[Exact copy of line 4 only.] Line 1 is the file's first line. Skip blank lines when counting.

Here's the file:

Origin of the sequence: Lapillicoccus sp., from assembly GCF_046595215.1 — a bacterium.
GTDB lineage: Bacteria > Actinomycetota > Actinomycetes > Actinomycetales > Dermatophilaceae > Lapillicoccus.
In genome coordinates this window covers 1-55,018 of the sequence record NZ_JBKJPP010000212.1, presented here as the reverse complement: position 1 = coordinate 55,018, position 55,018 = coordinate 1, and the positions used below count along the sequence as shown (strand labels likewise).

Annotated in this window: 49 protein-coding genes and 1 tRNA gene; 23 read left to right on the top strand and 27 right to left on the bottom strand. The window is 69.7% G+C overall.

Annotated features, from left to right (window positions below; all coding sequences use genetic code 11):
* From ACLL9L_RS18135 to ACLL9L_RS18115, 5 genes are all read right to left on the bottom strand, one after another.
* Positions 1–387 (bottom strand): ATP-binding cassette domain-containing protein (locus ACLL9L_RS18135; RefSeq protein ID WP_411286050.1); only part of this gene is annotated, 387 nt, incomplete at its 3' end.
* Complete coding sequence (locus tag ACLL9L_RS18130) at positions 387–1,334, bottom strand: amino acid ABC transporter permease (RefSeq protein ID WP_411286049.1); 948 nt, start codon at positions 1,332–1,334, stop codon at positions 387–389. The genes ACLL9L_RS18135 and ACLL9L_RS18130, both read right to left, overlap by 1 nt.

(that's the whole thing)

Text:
Annotated in this window: 49 protein-coding genes and 1 tRNA gene; 23 read left to right on the top strand and 27 right to left on the bottom strand. The window is 69.7% G+C overall.